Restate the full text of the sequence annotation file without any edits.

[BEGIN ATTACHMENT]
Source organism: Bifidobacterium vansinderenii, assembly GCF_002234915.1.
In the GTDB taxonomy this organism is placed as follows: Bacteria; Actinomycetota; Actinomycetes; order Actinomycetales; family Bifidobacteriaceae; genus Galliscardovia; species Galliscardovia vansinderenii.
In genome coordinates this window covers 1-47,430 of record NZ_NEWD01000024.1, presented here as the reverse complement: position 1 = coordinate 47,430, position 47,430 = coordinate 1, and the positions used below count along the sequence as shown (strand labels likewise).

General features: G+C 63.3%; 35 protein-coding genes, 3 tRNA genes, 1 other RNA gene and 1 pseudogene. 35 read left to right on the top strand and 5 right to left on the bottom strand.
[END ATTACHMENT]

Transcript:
Source organism: Bifidobacterium vansinderenii, assembly GCF_002234915.1.
In the GTDB taxonomy this organism is placed as follows: Bacteria; Actinomycetota; Actinomycetes; order Actinomycetales; family Bifidobacteriaceae; genus Galliscardovia; species Galliscardovia vansinderenii.
In genome coordinates this window covers 1-47,430 of record NZ_NEWD01000024.1, presented here as the reverse complement: position 1 = coordinate 47,430, position 47,430 = coordinate 1, and the positions used below count along the sequence as shown (strand labels likewise).

General features: G+C 63.3%; 35 protein-coding genes, 3 tRNA genes, 1 other RNA gene and 1 pseudogene. 35 read left to right on the top strand and 5 right to left on the bottom strand.